Message from the Executive Director

Perspective(46) "Fostering Voluntary Communication of Needs"

 If a child has little experience communicating with the people around them and has often done things on their own, what kind of experience do they require in order to be able to communicate what they want and their needs from others? Today, we’re talking about support and care for fostering voluntary communication of needs.

 With regards to this, it is useful to see how a baby interacts and builds a relationship with their rearer (mainly their mother), and comes to communicate their needs during infancy.

 At first, a baby cannot express their needs toward people. They just cry when they are uncomfortable -when they are hungry, their diaper is wet, they are lonely, etc. However, when hearing a baby cry, the rearer @ Contemplates, “Are they hungry or do they need changing?” And A Gives them breast milk or milk, changes their diaper or holds them. BAs a result, if the baby stops crying, they feel relieved at having understood the reason.
 ...When we look at the same process from the baby’s side: Crying = expressing a negative condition (displeasure, dissatisfaction, anxiety, etc.) →The adult realizes, and they are looked after. →Crying stops = recovering a positive condition (pleasure, security, satisfaction, etc.) Through such interactions, the baby recognizes the rearer who responds appropriately as an important person to them, and develops attachment, fear of strangers, follows them, etc. In anticipation of the adult’s interaction, they start to communicate their needs through facial expressions, words, voice, and gestures. The communication of needs is fostered voluntarily, because the baby realizes the joy of communicating and being understood.

 Another key factor in fostering the communication of need is to share fun activities with adults. A child feels joy if an adult pleasantly invites them to do something they like or are interested in. An adult naturally feels that they want to do something for the child. Desire and motivation to do more or do things together are born in the child’s mind through these fun interactions.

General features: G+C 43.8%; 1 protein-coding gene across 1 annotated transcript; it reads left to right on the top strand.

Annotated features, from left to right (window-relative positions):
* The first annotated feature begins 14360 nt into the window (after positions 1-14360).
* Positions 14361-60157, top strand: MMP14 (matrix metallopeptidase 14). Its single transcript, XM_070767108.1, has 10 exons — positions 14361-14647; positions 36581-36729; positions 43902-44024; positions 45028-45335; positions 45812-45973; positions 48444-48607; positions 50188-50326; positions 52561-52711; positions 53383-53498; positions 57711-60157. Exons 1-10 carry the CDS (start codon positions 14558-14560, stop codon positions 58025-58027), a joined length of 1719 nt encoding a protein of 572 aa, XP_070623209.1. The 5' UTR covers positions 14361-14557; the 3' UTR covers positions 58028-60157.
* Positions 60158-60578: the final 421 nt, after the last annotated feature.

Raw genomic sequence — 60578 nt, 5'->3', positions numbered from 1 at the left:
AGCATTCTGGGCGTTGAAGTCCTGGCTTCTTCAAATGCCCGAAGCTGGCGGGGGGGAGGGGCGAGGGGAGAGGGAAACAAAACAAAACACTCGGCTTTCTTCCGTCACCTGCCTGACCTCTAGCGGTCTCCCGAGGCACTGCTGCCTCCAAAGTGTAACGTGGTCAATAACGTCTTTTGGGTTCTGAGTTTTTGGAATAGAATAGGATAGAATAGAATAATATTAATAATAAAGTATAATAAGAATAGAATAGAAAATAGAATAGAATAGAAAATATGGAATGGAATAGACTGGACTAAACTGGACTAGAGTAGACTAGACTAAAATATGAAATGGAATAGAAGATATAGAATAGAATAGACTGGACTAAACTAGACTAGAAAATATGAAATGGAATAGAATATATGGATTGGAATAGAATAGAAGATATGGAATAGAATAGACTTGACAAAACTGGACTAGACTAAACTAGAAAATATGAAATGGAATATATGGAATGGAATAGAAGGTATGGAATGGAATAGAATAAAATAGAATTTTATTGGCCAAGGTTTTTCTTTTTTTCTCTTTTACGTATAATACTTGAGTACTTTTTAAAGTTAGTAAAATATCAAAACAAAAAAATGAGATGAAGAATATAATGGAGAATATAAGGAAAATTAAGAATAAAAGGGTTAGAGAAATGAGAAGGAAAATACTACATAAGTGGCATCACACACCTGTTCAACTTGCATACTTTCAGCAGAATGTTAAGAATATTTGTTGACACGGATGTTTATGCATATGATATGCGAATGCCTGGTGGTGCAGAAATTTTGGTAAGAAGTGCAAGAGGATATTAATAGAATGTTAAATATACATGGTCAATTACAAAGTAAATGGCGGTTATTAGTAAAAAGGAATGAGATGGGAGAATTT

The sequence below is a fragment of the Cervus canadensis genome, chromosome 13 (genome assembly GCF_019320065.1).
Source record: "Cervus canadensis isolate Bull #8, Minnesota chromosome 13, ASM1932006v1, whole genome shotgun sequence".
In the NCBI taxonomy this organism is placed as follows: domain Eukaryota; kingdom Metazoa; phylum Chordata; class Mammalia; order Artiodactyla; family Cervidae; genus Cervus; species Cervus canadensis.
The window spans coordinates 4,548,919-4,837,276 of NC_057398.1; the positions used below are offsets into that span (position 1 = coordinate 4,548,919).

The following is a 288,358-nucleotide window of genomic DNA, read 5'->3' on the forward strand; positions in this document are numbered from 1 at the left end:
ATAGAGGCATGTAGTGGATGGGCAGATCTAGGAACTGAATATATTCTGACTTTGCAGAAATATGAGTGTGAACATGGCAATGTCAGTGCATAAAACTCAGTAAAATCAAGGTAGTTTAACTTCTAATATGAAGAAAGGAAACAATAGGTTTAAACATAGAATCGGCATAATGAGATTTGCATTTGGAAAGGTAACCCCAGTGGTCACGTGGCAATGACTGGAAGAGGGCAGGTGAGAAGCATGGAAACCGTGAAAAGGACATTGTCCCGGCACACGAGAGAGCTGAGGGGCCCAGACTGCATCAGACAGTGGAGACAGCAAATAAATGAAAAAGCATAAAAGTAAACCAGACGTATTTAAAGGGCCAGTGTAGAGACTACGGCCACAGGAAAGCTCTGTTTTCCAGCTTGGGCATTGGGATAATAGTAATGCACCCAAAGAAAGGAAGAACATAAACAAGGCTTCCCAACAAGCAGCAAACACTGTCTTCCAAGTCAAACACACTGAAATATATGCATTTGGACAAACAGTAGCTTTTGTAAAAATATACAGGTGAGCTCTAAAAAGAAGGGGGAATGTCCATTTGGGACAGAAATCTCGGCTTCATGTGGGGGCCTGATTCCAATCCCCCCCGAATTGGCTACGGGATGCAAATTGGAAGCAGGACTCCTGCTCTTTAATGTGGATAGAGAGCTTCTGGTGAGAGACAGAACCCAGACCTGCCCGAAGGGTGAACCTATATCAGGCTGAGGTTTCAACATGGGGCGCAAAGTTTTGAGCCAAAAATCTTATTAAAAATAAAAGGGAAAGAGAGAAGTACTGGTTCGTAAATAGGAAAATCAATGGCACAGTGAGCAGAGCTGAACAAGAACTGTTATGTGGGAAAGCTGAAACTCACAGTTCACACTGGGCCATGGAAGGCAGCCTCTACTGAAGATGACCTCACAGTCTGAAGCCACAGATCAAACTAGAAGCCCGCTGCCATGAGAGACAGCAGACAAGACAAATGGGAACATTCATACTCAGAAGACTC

Let’s now put into order the path to fostering this communication of needs and the necessary considerations.

 There are many cases in which children who need support express themselves weakly (crying in a weak voice, expressing poorly, etc.) and do not have many interests, so staff and family members who interact with them directly require observation skills and sensitivity to notice the subtle changes in facial expressions and behaviors, and to respond carefully.

 1. The child expresses their state of mind (pleasure / displeasure) and becomes interested in the people
   or things around them.
 2. The adult notices a child’s subtle signs and guesses their state of mind and responds to them so that
   they can feel a sense of safety and acceptance.
 3. The child feels understood and happy, and anticipates the next response.
 4. The adult responds well to the child’s expectations, the child gains more pleasure and a sense of
 5. The communication of needs gradually becomes clearer through further interactions with the rearer.
   (Frequency of needs increases, the contents of these needs become more expansive and detailed, and
   the child no longer gives up and is able to accept things.)

 The voluntary communication of needs is not adopted passively through repeated training. It is fostered based on the child’s sense of safety and joy received through interactions with their rerarer as stated above. We must bear this in mind and take the time to build a relationship of understanding with one another.

Back to the Message from the Executive Director     Back to the Top
Operated by
Social Welfare Corporation SUISEN FUKUSHIKAI
Himejima Kodomoen 6-3-33 Himejima, Nishiyodogawa-ku, Osaka 555-0033
TEL:06-6472-6001  050-3541-8075 FAX:06-6472-6002